Page 12 - Packaging News Magazine Jan-Feb 2019
P. 12

INDUSTRY INSIGHT January-February 2019
Omnichannel explored
The 11th annual Tetra Pak Index focuses on the rise of online grocery retailing, and the opportunities it presents for the food and beverage industry. Libby Costin, Tetra Pak
VP for Asia Pacific sales and marketing, tells PKN
associate editor Wayne
Robinson what it means.
ONLINE shopping, initially
the domain of books and
fashion, has spread its digital tentacles to almost all areas of consumption, including food and beverage (F&B). While the purchase of F&B products online can be dis-
ruptive to traditional channels, it presents brand owners with many challenges, and as many opportunities.
According to the latest figures from Kan- tar, one of the world’s biggest research and data agencies, online sales for the global fast-moving consumer goods (FMCG) market grew by 30 per cent in the 12 months to March 2017 – double the figure for the previous year, and compared to just 1.3 per cent growth in all FMCG channels. Going forward, online grocery is expected to continue growing much faster than any other channel, albeit from a fairly modest base – 4.6 per cent share globally.
To explore this exponential trend, food and beverage packaging giant Tetra Pak has just released its 11th Index, the annual white paper it researches and prepares on
a topic of interest to its customers. This year’s Tetra Pak Index provides insights to the new omnichannel world of grocery shopping. It is based on consumer research conducted in five countries, plus interviews with e-retailers in North America, Europe and China, and a global market segmen-
tation study.
The report highlights
four key trends: conve- nience, which is driving online demand in all geographies, as consum- ers look for ways to make their time-
crunched lives easier; technology, which is transforming both supply chains and the consumer experience; sustainability, with environmental issues becoming more im- portant for consumers, brands and retail- ers, and governments alike; and personali- sation, as marketers look for new ways to attract consumers online, build relation- ships, and drive loyalty.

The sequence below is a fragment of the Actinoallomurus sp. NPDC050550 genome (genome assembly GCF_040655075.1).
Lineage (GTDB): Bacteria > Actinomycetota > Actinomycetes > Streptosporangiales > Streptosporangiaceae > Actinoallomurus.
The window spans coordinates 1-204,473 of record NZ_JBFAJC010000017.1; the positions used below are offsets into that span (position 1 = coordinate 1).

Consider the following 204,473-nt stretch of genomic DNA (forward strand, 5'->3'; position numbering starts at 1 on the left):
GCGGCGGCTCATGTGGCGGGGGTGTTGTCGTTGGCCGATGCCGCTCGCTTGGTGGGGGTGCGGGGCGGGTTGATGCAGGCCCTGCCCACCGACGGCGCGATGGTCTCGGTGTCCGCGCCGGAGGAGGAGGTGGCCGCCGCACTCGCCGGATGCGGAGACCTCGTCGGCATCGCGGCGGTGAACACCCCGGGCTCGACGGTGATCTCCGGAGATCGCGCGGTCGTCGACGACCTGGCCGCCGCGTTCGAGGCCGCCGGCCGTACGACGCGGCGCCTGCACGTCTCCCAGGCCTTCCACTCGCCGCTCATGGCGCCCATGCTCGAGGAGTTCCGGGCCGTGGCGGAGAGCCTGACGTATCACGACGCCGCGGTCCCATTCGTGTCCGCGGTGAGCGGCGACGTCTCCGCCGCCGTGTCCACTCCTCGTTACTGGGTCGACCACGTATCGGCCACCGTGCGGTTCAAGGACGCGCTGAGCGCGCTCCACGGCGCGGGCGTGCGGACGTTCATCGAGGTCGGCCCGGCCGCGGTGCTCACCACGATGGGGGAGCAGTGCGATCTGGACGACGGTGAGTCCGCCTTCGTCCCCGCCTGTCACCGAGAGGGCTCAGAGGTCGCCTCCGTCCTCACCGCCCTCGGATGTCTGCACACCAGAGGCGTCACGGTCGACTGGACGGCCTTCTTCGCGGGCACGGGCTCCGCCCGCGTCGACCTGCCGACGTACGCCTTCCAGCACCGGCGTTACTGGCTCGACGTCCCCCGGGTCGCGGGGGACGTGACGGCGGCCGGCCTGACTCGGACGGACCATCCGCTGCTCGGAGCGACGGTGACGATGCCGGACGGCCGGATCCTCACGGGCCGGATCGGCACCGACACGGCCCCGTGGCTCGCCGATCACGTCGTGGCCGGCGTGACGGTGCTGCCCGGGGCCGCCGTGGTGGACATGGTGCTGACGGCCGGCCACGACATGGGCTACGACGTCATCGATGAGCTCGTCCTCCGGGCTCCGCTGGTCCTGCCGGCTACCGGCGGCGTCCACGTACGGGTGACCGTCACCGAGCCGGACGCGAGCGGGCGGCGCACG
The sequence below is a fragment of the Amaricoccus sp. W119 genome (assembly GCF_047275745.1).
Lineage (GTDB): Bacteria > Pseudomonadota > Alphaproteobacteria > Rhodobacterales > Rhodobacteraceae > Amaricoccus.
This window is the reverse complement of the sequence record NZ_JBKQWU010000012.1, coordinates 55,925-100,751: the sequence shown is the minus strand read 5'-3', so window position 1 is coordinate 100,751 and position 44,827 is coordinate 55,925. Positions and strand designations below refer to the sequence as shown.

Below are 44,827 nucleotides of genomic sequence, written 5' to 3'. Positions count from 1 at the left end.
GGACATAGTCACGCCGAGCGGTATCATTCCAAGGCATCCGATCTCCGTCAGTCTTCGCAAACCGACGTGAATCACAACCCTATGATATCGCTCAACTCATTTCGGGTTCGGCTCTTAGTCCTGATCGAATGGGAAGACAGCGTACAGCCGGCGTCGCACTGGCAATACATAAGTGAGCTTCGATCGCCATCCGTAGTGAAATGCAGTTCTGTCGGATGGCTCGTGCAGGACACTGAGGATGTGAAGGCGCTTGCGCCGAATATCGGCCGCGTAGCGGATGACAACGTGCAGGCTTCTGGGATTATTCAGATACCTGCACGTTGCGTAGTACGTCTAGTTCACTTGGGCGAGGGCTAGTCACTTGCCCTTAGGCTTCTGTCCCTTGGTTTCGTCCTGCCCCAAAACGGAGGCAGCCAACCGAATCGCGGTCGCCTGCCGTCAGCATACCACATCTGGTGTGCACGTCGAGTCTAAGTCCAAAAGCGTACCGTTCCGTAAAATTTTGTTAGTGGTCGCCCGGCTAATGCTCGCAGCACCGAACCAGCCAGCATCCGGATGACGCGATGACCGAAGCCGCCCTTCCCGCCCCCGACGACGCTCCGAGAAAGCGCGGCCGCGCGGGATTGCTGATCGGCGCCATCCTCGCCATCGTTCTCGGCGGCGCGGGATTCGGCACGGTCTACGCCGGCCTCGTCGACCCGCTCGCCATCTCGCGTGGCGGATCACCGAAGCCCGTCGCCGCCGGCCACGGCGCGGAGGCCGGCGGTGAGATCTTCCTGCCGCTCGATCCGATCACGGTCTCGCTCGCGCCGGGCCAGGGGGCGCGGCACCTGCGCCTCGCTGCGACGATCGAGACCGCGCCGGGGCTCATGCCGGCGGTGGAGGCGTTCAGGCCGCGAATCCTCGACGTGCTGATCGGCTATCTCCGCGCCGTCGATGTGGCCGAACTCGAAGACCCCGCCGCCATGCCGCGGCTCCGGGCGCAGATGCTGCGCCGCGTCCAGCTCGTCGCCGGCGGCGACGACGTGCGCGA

Libby Costin, Tetra Pak vice president of marketing for Asia Pacific speaking exclusively to PKN, says, “Online F&B purchasing is growing strongly; the latest Tetra Pak Index looks at its impact and what it means for brand owners and pack- aging producers. The report will help our customers assess the topic in context, and give them ideas on how to position them- selves to exploit the opportunities.”
Costin says F&B brand owners have largely built their businesses on physical channels, but now there is a new channel that those brand owners need to consider
carefully, and to do so they need to work with their packaging producers.
“We looked at the consumer angle and e-retailers. One of the most striking re- sults to emerge was that in many cases consumers have skipped comput- ers and are purchasing direct from their
mobile phones,” she says. According to Costin, the re-
port looks at how brand own- ers can position themselves to enter the channel and how they can interact with con- sumers: “Will they go direct,
will they work with retailers, will they work with e-retailers (also known as consolidators), or will they do all three? Then there’s the issue of distribution, particularly the last mile – how is the brand owner going to get product to the consumer, will the consum- er pay a delivery charge, does the consum-
er have to order many to make it viable?”
Packaging is crucially important in online F&B, says Costin. “First is its role in the physical journey, which may be different to that of the carefully controlled journey to the traditional supermarket. This may impact on the structural design of the pack- aging, especially if there is no secondary packaging. The product may be handled roughly as it makes it journey to the con- sumer, especially in the final part of the journey. How do we make sure the package is robust enough to resist potentially damaging touchpoints?
“Second is the pack’s graphic design. If the mobile phone becomes the primary point of purchase, and all the signs indi- cate it will be, then the consumer is typi- cally looking at a small screen, so a small image. So, the brand owner needs to con- sider how to convey the message it wants to get across in a smaller format than it may be used to, certainly smaller than a maga- zine page, TV or computer image, or outdoor advertising. If it is too complex it will not work,” Costin says.
The third factor Costin identifies is enhancing the package through consumer interaction. She says, “Smartphones have
ABOVE AND LEFT: Examples of innovative Tetra Pak cartons that speak to consumers’ desire for well designed, smart packaging with, in the case of the pack on the left, digital connectivity.

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